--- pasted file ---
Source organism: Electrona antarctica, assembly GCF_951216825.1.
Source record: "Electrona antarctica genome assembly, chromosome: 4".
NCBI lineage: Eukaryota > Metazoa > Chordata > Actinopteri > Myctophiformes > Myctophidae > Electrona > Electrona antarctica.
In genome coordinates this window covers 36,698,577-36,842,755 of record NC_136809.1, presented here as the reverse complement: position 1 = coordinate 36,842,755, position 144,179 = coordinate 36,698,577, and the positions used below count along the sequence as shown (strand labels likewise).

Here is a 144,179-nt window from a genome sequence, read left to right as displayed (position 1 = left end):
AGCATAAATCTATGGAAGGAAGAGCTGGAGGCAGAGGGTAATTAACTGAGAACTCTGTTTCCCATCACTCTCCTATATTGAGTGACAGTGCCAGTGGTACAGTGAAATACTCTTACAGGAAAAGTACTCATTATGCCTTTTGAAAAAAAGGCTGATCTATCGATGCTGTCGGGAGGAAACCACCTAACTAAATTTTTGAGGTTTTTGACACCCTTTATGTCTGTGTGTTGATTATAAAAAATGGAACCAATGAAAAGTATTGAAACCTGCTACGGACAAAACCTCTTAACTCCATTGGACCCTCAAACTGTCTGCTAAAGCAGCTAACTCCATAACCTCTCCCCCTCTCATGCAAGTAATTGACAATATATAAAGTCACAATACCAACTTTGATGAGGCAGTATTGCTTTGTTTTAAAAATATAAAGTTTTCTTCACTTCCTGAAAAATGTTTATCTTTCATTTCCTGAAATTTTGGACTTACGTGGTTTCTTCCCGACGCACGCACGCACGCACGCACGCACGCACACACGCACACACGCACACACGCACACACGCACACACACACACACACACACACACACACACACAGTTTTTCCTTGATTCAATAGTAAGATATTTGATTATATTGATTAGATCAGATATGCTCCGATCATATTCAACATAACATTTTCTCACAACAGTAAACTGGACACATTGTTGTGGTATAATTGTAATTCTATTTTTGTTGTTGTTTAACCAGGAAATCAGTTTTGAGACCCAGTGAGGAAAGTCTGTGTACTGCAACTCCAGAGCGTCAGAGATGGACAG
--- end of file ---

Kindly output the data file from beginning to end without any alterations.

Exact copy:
Source organism: Electrona antarctica, assembly GCF_951216825.1.
Source record: "Electrona antarctica genome assembly, chromosome: 4".
NCBI lineage: Eukaryota > Metazoa > Chordata > Actinopteri > Myctophiformes > Myctophidae > Electrona > Electrona antarctica.
In genome coordinates this window covers 36,698,577-36,842,755 of record NC_136809.1, presented here as the reverse complement: position 1 = coordinate 36,842,755, position 144,179 = coordinate 36,698,577, and the positions used below count along the sequence as shown (strand labels likewise).

Here is a 144,179-nt window from a genome sequence, read left to right as displayed (position 1 = left end):
AGCATAAATCTATGGAAGGAAGAGCTGGAGGCAGAGGGTAATTAACTGAGAACTCTGTTTCCCATCACTCTCCTATATTGAGTGACAGTGCCAGTGGTACAGTGAAATACTCTTACAGGAAAAGTACTCATTATGCCTTTTGAAAAAAAGGCTGATCTATCGATGCTGTCGGGAGGAAACCACCTAACTAAATTTTTGAGGTTTTTGACACCCTTTATGTCTGTGTGTTGATTATAAAAAATGGAACCAATGAAAAGTATTGAAACCTGCTACGGACAAAACCTCTTAACTCCATTGGACCCTCAAACTGTCTGCTAAAGCAGCTAACTCCATAACCTCTCCCCCTCTCATGCAAGTAATTGACAATATATAAAGTCACAATACCAACTTTGATGAGGCAGTATTGCTTTGTTTTAAAAATATAAAGTTTTCTTCACTTCCTGAAAAATGTTTATCTTTCATTTCCTGAAATTTTGGACTTACGTGGTTTCTTCCCGACGCACGCACGCACGCACGCACGCACGCACACACGCACACACGCACACACGCACACACGCACACACACACACACACACACACACACACACACAGTTTTTCCTTGATTCAATAGTAAGATATTTGATTATATTGATTAGATCAGATATGCTCCGATCATATTCAACATAACATTTTCTCACAACAGTAAACTGGACACATTGTTGTGGTATAATTGTAATTCTATTTTTGTTGTTGTTTAACCAGGAAATCAGTTTTGAGACCCAGTGAGGAAAGTCTGTGTACTGCAACTCCAGAGCGTCAGAGATGGACAG